Imagination In Alden Nowlan's The Fall Of The City

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An innocent child living a difficult and unbearable life in which isolating himself and imagining a world of joy and perfection are his only moments of true happiness. Many believe shadowing one's reality with the opportunity of imagination is a suitable choice to cope with sadness. However, Alden Nowlan’s The Fall of the City proves otherwise as the main character, Teddy practices the aforementioned technique to deal with the sadness he encounters everyday as a result of his troubled relationships with his uncle and aunt. Teddy isolates himself from the real world by spending time in an imaginary kingdom he calls Upalia, where King Theodore defeats evil continuously, and restores harmony amongst his kingdom time after time. Sadly, evil prevails in the end as Teddy’s uncle brainwashes him, causing him to experience destruction by ripping his paper cut dolls and shaped boxes into shreds,…show more content…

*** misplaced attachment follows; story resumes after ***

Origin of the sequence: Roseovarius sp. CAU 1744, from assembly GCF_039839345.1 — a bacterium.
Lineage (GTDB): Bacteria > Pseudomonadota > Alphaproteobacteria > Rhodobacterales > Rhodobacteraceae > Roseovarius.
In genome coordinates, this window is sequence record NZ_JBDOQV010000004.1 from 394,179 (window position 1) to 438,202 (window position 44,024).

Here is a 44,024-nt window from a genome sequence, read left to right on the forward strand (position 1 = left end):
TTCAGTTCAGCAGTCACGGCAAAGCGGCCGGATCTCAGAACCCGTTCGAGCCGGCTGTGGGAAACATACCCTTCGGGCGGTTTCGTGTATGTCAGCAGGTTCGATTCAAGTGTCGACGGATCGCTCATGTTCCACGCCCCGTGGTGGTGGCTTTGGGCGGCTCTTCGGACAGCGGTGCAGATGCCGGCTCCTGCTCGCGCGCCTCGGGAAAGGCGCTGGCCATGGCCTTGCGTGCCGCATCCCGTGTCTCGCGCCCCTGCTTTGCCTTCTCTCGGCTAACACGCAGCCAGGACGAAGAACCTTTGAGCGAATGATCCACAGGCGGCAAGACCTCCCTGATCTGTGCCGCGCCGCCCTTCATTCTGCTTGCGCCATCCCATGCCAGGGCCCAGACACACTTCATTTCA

In actuality, creating a fiction setting where life is perfect will do no good because the world of work, sadness, poverty and violence; the real world, will catch up. Sadly, ingenuity is not the savior to ones problems, but hard work and determination upon ones self is. Many believe if you can dream it, you can achieve it, which is true. But dreaming without an action plan, as Teddy did will not fix anything; only make things worse. Picture a scenario where two parents/guardians are irritated with the decision of their child. If that boy or girl were to go to their room, weep, and dream of a scenario where their choice was accepted or they could do it over again, nothing in the real world would change, and in turn their dreams would worsen the situation. The truth is, dreams and imaginary fantasylands do not hide the inevitable darkness that is reality. One must wake up from these dreams, and realize they must do something in the real world to obtain
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